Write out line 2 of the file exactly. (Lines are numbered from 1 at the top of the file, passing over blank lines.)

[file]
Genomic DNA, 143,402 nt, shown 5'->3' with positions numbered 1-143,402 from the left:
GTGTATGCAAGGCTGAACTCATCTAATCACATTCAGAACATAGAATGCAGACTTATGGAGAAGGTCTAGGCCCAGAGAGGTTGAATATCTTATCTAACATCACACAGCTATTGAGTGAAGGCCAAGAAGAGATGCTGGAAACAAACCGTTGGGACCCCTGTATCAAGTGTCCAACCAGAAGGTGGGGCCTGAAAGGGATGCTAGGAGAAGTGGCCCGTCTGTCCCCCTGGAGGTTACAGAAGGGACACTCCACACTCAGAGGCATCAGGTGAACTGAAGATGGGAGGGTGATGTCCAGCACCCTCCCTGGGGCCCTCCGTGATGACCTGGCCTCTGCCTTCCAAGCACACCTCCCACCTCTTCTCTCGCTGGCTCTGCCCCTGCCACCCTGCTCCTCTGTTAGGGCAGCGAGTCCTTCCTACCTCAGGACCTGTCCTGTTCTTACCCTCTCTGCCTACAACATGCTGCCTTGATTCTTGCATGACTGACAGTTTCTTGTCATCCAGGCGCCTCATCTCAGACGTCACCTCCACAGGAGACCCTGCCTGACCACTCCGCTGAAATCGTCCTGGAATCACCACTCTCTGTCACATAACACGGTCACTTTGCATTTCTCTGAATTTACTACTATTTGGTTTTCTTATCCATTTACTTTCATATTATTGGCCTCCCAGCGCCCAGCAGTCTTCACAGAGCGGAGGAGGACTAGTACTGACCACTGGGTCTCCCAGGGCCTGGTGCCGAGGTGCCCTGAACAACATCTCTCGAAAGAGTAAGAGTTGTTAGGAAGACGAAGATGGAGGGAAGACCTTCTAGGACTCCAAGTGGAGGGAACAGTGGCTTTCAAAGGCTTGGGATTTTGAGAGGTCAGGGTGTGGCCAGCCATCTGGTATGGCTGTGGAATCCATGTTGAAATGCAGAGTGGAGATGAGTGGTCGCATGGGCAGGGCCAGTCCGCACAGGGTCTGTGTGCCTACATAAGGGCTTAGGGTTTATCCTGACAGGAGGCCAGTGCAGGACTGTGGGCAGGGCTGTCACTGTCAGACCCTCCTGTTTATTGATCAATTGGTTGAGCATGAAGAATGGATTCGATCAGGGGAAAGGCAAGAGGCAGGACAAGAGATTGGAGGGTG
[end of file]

GTGTATGCAAGGCTGAACTCATCTAATCACATTCAGAACATAGAATGCAGACTTATGGAGAAGGTCTAGGCCCAGAGAGGTTGAATATCTTATCTAACATCACACAGCTATTGAGTGAAGGCCAAGAAGAGATGCTGGAAACAAACCGTTGGGACCCCTGTATCAAGTGTCCAACCAGAAGGTGGGGCCTGAAAGGGATGCTAGGAGAAGTGGCCCGTCTGTCCCCCTGGAGGTTACAGAAGGGACACTCCACACTCAGAGGCATCAGGTGAACTGAAGATGGGAGGGTGATGTCCAGCACCCTCCCTGGGGCCCTCCGTGATGACCTGGCCTCTGCCTTCCAAGCACACCTCCCACCTCTTCTCTCGCTGGCTCTGCCCCTGCCACCCTGCTCCTCTGTTAGGGCAGCGAGTCCTTCCTACCTCAGGACCTGTCCTGTTCTTACCCTCTCTGCCTACAACATGCTGCCTTGATTCTTGCATGACTGACAGTTTCTTGTCATCCAGGCGCCTCATCTCAGACGTCACCTCCACAGGAGACCCTGCCTGACCACTCCGCTGAAATCGTCCTGGAATCACCACTCTCTGTCACATAACACGGTCACTTTGCATTTCTCTGAATTTACTACTATTTGGTTTTCTTATCCATTTACTTTCATATTATTGGCCTCCCAGCGCCCAGCAGTCTTCACAGAGCGGAGGAGGACTAGTACTGACCACTGGGTCTCCCAGGGCCTGGTGCCGAGGTGCCCTGAACAACATCTCTCGAAAGAGTAAGAGTTGTTAGGAAGACGAAGATGGAGGGAAGACCTTCTAGGACTCCAAGTGGAGGGAACAGTGGCTTTCAAAGGCTTGGGATTTTGAGAGGTCAGGGTGTGGCCAGCCATCTGGTATGGCTGTGGAATCCATGTTGAAATGCAGAGTGGAGATGAGTGGTCGCATGGGCAGGGCCAGTCCGCACAGGGTCTGTGTGCCTACATAAGGGCTTAGGGTTTATCCTGACAGGAGGCCAGTGCAGGACTGTGGGCAGGGCTGTCACTGTCAGACCCTCCTGTTTATTGATCAATTGGTTGAGCATGAAGAATGGATTCGATCAGGGGAAAGGCAAGAGGCAGGACAAGAGATTGGAGGGTG